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Stivers lends ear to Paducah residents


The reason for Kentucky Senate President Robert Stivers' visit to western Kentucky this week came as a surprise to some locals.

The Republican lawmaker from Manchester said he was touring the opposite corner of the state not to drum up support for any campaign, but rather to listen to the concerns of residents in the region. That's not what many Paducahans expected from his visit, Stivers said.

"I think they were a little skeptical because they thought I was running for something," he said. "Is it (the visit) a little atypical? It probably is."

Stivers' district includes Clay, Knox, Lee, Owsley, Whitley and Wolfe counties. He's served as Senate president for a year and a half and sees familiarizing himself with other regions in the state as part of his job.

"I'm not here in any other shape, fashion or form but to just become more aware," Stivers said, though he wouldn't rule out ever running for another office.

Stivers said during a meeting at The Paducah Sun that one of the leading concerns of western Kentuckians is a lack of representation in Frankfort. He argues that's not necessarily the case, as Bob Leeper (I-Paducah) and Joe Bowen (R-Owensboro) serve as chairmen for key committees - Leeper on the Appropriations and Revenue Committee and Bowen on the State and Local Government Committee.

Still, "They (residents) don't think attention is given to the region by the elected officials in Frankfort. And that's one of the reasons, if not the primary reason, to come here," he added.

Stivers' day in Paducah included a visit to the Chamber of Commerce, where local leaders updated the senator on the status of the United States Enrichment Corporation and the progress of the Kitchens Building, the future site of the Paducah School of Art & Design's 2-D program.

Stivers said he doesn't hold much sway when it comes to persuading the Department of Energy to grant a major contract that would bring cleanup jobs to the Paducah Gaseous Diffusion Plant.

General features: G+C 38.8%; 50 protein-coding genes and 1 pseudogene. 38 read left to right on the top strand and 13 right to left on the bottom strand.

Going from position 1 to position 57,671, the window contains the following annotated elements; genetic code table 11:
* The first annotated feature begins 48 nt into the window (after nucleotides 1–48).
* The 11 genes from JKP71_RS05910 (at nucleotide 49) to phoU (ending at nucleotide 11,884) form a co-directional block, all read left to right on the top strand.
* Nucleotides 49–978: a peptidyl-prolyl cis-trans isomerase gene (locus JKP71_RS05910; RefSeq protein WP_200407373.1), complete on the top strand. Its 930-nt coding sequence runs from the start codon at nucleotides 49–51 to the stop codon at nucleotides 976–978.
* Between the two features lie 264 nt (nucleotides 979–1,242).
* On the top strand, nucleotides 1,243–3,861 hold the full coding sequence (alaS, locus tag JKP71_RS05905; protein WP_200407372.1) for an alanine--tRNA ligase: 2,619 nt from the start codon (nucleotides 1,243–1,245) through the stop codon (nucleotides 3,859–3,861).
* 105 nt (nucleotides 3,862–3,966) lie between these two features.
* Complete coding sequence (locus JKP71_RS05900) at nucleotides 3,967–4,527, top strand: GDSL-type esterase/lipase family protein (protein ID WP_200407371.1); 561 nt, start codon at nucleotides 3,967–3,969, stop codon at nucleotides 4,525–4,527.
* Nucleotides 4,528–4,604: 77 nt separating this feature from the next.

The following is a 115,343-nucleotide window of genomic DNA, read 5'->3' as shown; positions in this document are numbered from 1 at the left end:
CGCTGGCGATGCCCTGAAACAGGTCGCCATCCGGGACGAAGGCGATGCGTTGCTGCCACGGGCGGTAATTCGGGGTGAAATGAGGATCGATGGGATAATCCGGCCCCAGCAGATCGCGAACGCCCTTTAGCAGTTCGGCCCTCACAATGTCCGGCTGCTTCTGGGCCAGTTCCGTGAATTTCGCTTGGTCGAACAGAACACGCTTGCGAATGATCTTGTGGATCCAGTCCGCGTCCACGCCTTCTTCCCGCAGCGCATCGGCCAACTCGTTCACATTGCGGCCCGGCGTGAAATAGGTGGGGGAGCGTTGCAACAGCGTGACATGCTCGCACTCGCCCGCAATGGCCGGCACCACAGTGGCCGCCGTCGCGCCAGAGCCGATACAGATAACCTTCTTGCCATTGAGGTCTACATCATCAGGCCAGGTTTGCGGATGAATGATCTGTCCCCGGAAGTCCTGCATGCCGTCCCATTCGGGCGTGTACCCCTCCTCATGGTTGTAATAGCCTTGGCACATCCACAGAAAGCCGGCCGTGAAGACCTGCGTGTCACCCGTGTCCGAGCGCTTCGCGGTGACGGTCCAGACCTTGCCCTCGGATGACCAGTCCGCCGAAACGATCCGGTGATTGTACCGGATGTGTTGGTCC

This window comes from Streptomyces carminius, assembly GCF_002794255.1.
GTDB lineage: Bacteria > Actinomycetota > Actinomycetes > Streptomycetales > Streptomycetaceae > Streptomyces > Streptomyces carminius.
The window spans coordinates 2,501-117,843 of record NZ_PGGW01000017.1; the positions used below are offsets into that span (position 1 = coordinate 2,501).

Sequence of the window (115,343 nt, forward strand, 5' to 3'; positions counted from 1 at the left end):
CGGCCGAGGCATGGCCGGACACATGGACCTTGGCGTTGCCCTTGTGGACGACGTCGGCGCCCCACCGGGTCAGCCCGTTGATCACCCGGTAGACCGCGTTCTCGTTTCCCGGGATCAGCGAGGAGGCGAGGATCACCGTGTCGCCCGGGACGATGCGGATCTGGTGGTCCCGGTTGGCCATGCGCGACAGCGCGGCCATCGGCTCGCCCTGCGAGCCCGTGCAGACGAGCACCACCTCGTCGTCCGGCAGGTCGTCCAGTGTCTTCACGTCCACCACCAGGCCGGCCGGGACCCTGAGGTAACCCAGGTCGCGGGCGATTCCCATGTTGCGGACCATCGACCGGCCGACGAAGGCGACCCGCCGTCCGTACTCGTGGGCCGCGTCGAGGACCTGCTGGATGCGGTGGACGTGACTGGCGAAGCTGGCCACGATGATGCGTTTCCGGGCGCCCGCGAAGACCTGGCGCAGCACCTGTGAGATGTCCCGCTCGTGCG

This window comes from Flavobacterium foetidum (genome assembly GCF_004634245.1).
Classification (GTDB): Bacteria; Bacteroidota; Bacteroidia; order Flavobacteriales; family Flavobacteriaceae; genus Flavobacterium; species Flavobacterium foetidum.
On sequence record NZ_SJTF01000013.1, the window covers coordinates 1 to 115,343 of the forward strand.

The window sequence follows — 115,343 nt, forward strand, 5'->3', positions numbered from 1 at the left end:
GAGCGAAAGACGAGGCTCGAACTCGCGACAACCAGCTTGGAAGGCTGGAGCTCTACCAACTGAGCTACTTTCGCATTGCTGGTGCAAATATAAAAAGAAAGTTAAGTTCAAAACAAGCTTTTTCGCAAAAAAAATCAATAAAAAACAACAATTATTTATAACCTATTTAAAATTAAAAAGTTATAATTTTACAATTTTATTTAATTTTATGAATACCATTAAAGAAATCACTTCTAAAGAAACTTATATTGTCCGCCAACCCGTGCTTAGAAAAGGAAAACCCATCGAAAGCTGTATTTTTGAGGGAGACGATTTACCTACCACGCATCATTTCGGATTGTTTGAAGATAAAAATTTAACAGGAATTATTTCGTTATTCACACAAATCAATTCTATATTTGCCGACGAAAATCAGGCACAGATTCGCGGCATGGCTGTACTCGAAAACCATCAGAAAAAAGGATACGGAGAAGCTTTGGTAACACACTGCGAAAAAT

"I could write (the DOE) a nice letter," Stivers said. "It would be rhetoric, but it would be rhetoric that was well received."

The DOE allocated a total of $324 million to ongoing and future cleanup of the site in the Consolidated Appropriations Act of 2014. Despite pressure from U.S. Sens. Mitch McConnell and Rand Paul and Rep. Ed Whitfield, the department has yet to spend the money.

The update on the Paducah School of Art & Design proved more positive.

The local campaign for $2.5 million to renovate the Kitchens Building in Lowertown should be completed this month, according to Ashley Wright, vice president for institutional advancement at West Kentucky Community & Technical College. She and Chamber of Commerce President Sandra Wilson expressed gratitude to the state for its role in helping to fund the $10 million project through agency bonds. Stivers' trip included stops in Hopkinsville on Tuesday, followed by visits to Cadiz, Eddyville, Murray, Hickman, Clinton and Mayfield on Wednesday. He will be in Owensboro today.

Contact Laurel Black, a Paducah Sun staff writer, at 270-575-8641, or follow @LaurelFBlack on Twitter.

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